The results show that Extraversion, Openness to Experience, and Conscientiousness are positively associated with learning agility, while Emotionality, Honesty-Humility and Agreeableness are negatively associated. Both goal orientations are also found to be significantly associated with learning agility. An examination of the interaction effects shows that the mastery climate facilitated learning agility due to Honesty-Humility, and Emotionality, while the performance climate facilitated learning agility due to Agreeableness. Unfortunately, no significant climate interaction is observed in relation to goal orientations. Further discussions regarding the valence of the personality-climate relationships and interactions were then elaborated using the lens of social adroitness in the context of "high-potential employees" identification in the workplace (Ashton & Lee, 2007; 2005; Markey & Markey, 2006; Ashton, Lee and Son, 2000).

Intended for both academics and practitioners alike, the implications of this study are two-fold. Beyond using more updated and rigorous models of personality (i.e., HEXACO) and motivation than extant research, this study tries to extend the understanding of learning agility by taking trait activation and achievement goal theories into account, emphasising the role of motivational climates. From a practitioner's point of view (Rotolo et al., 2018), consistent conceptualisation, measurement and reporting back to the industry are important to prevent learning agility from becoming another management 'fad'. This study tries to do that by carrying forward Hoff & Burke's (2017) latest line of research and bridging the theory with managerial implications, i.e., relevant HRM practices on recruiting, developing highly agile learners and establishing a conducive learning climate.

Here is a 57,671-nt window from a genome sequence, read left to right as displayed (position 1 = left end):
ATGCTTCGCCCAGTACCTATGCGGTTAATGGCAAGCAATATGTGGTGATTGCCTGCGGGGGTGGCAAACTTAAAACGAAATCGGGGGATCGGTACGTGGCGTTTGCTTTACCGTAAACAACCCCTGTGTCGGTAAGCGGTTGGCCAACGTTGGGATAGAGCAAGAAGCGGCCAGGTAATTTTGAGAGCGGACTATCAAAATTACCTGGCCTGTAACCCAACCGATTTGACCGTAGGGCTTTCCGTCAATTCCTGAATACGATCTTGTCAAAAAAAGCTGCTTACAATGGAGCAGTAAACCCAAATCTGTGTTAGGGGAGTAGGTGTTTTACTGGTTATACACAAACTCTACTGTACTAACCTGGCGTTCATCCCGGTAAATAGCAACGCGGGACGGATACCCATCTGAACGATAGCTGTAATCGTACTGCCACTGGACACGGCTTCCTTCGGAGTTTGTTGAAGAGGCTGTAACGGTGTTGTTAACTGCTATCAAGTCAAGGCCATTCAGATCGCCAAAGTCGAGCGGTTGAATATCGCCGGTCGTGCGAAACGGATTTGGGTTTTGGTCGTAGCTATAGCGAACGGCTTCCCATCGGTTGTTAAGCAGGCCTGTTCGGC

Learning agile employees are 1.2x more capable of responding to a competitive environment, 3.2x more prepared to anticipate and react to nature and speed of change and eventually 4.6x more engaged with their organisations ("Global Leadership Forecast 2018," 2018). Hence, this research is foreseeable to be aligned with Goal 9 of the UN's SDG (Building resilience infrastructure, promoting inclusive and sustainable industrialisation and fostering innovation) as well as with the congress theme of "The Changing World of Work," as it primarily investigates individuals' experimentation and adaptive behaviour in order to keep learning and innovating during shifting organisational contexts and priorities (Harvey & De Meuse, 2021).


Okay-Somerville, B., & Hadiono, A. (2023, May). The interaction of individual differences and motivational climate using Trait Activation Theory. Presented at 21st European Association of Work and Organizational Psychology Conference, Katowice, Poland

Presentation Conference Type Speech
Conference Name 21st European Association of Work and Organizational Psychology Conference
Conference Location Katowice, Poland
Start Date May 27, 2023
Deposit Date Jun 25, 2024
Publicly Available Date Jun 28, 2024
Public URL
Publisher URL
Additional Information Page 1814-1815